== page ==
$$\log_{10}(1,000,000) = 6$$

Note that the log base matches the number of symbols (0 to 9), and that the result is the number of (decimal) digits needed to encode a number with one million possible states. Hence we can obtain the number of bits needed to encode each number by changing the log base to two:

$$ \log_2(1,000,000) \approx 19.93 \text{ bits} $$

In the general case we can say that `\log_b{N}` gives a measure of how much information (how many base `b` digits) we need to encode a variable with `N` possible states. E.g. for a coin with two possible outcomes we get:

$$ \log_2(2) = 1 \text{ bit} $$


Why Reciprocals?

The Shannon entropy equation has this reciprocal within the log term:

$$ \frac{1}{P(x)} $$

By taking the reciprocal we obtain the number of possible states that could have that probability; we then take the log of that number of states to obtain how many bits, on average, it would take to distinguish between that many states. Multiplying by the probability of the state, and summing over all states, gives the Shannon entropy equation.


A Note on Number Bases

The Shannon entropy equation is agnostic with regard to logarithm base. Base 2 will give a measure of information stated in bits, which is a well understood metric and a natural choice when dealing with digital communications. However we can choose any base, e.g. base ten gives us a measure in decimal digits, base 3 in ternary digits, base 16 in hexadecimal digits, and so on. These different amounts obtained by using different log bases are all equivalent in terms of how much information they represent.

E.g. in the above example we stated:

\begin{align} \log_{10}(1,000,000) &= 6 \text { decimal digits } \\ \log_2(1,000,000) &\approx 19.93 \text{ bits (or binary digits) } \end{align}

These two scalar measures of information describe an equal quantity of information, noting that:

\begin{align} 10^6 &= 1,000,000 \\ 2^{19.93} &\approx 1,000,000 \end{align}

So in some sense we can say that information is the ability to identify a state within a set of possible states; and that to distinguish between more states requires more information. In fact Arithmetic coding encodes arbitrarily long messages as a single real number between 0 and 1, with arbitrarily long precision, i.e. a single variable with a great many possible states in which each possible value represents a different message.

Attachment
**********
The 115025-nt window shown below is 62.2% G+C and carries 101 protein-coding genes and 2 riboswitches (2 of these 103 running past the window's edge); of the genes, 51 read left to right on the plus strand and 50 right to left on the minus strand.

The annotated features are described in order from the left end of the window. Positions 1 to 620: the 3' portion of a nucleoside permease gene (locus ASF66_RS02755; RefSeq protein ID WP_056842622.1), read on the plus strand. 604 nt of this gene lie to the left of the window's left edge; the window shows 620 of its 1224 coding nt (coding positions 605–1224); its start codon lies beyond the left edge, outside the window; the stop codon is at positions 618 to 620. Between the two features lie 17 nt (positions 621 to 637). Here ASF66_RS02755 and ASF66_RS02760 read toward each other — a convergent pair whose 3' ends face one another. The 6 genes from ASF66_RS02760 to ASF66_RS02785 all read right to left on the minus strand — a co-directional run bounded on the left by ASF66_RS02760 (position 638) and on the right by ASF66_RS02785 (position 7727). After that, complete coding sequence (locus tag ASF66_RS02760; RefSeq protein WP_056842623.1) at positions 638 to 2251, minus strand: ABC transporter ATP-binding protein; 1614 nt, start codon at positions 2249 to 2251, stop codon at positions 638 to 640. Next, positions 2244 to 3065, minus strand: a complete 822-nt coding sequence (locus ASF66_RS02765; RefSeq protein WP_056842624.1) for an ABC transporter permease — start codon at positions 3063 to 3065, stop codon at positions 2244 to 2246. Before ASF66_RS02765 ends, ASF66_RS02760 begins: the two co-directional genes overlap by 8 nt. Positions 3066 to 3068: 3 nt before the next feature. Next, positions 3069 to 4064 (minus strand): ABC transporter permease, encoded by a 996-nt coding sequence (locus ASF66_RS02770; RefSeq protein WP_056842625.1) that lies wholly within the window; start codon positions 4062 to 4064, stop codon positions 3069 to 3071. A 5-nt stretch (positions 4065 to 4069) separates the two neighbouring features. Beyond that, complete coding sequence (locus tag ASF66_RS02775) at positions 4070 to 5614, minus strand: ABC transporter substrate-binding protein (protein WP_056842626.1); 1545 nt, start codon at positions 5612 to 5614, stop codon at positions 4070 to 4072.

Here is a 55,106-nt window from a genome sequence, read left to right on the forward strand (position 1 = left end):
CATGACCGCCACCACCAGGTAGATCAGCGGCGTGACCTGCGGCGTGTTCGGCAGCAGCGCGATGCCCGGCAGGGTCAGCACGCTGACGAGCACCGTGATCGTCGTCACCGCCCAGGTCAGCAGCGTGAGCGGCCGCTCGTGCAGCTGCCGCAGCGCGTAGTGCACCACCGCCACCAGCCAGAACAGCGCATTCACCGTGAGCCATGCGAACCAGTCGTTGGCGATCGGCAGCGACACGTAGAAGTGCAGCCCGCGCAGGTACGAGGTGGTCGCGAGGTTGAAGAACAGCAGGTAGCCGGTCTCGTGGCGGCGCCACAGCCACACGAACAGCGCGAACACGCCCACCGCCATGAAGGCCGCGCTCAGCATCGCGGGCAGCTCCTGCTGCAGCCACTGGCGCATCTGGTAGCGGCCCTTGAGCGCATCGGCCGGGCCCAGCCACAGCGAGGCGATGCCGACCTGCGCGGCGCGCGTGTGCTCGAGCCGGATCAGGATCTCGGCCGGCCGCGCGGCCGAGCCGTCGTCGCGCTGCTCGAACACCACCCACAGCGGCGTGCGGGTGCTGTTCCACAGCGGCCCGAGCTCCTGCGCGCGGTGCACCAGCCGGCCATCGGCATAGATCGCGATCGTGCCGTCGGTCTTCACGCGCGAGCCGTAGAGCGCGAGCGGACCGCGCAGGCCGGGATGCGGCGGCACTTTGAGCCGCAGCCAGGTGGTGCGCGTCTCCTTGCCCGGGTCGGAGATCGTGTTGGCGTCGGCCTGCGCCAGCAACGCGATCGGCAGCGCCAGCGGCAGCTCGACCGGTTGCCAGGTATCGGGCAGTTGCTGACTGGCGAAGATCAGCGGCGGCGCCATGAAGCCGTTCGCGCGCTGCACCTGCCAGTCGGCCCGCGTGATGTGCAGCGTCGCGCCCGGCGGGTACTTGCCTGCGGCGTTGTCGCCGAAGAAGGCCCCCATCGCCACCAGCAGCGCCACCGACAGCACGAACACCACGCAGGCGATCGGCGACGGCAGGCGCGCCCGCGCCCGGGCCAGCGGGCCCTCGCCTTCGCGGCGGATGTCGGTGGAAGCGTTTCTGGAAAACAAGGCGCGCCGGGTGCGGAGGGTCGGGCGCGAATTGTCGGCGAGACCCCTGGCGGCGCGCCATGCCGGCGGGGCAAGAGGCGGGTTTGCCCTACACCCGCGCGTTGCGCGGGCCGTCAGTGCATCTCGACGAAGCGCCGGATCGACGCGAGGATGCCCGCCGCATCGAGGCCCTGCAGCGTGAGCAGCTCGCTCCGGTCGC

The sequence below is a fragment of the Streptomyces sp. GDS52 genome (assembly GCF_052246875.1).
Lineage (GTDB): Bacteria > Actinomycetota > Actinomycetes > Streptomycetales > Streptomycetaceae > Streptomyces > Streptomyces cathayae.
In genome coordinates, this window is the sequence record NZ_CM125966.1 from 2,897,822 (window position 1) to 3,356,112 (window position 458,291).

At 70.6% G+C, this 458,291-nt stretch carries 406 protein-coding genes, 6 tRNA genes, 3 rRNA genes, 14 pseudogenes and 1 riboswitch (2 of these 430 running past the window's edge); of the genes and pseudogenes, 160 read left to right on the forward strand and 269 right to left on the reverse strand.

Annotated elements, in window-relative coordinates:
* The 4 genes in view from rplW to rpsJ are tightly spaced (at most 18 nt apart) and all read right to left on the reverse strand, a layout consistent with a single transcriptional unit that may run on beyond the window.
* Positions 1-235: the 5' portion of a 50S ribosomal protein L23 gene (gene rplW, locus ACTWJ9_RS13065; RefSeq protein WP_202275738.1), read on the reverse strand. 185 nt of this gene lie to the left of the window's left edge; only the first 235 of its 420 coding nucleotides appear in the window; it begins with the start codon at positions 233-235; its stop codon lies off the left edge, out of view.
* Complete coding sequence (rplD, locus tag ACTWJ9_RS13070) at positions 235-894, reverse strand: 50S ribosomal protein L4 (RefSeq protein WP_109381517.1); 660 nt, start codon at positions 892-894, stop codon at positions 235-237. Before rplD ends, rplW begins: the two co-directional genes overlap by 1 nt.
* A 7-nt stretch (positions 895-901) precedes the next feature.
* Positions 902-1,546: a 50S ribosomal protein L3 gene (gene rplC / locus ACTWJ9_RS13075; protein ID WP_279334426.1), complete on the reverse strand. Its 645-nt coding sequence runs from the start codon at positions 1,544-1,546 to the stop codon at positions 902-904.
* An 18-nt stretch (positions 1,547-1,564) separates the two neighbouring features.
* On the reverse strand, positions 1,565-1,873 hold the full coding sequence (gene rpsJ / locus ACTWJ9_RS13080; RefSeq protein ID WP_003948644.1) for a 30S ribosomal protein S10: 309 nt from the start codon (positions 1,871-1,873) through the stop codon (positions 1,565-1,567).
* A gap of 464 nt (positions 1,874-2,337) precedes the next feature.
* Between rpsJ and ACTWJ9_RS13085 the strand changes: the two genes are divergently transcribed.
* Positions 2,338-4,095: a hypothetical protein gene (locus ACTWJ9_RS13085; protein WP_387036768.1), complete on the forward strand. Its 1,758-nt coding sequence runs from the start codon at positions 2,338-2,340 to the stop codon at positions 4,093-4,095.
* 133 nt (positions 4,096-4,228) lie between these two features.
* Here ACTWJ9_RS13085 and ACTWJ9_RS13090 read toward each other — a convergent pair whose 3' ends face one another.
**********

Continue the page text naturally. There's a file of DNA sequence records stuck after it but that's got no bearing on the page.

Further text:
In the general case Arithmetic coding results in a near optimal encoding of messages that is very close to the number obtained from the Shannon entropy equation. The Shannon entropy therefore should be considered as a low bound on the amount of information required to encode and send a message.


Huffman Coding Example (continued)

Recall that the above Huffman encoding example with `B=3/4` resulted in each coin flip being encoded with 0.84375 bits on average, but that Huffman tends not to result in an optimal encoding. We can now calculate the Shannon entropy for our example to find the number of bits per flip required by an optimal encoder:

\begin{align} H(X) = & P(HH) \times \log_2{\frac{1}{P(HH)}} \, + \\ & P(HT) \times \log_2{\frac{1}{P(HT)}} \, + \\ & P(TH) \times \log_2{\frac{1}{P(TH)}} \, + \\ & P(TT) \times \log_2{\frac{1}{P(TT)}} \\[1em] = & \frac{9}{16} \times \log_2{1 \frac{7}{9}} \, + \\ & \frac{3}{16} \times \log_2{5 \frac{1}{3}} \, + \\ & \frac{3}{16} \times \log_2{5 \frac{1}{3}} \, + \\ & \frac{1}{16} \times \log_2{16} \\[1em] = & 0.466917186 + 0.452819531 + 0.452819531 + 0.25 \\[1em] = & 1.622556248 \end{align}

Recalling that we are encoding sequences of two coin flips, thus we divide by two to obtain a final Shannon entropy of 0.811278124 bits per coin flip. Slightly lower than the Huffman encoding figure of 0.84375 bits per coin flip, as expected; i.e. the Huffman coding is not optimal but is near optimal.

For completeness figure 1 shows the Shannon entropy for a biased coin:

Figure 1.
Shannon entropy for a biased coin with bias B

Colin,
October 17th, 2016



Copyright 2016 Colin Green.
This article is licensed under a Creative Commons Attribution 3.0 License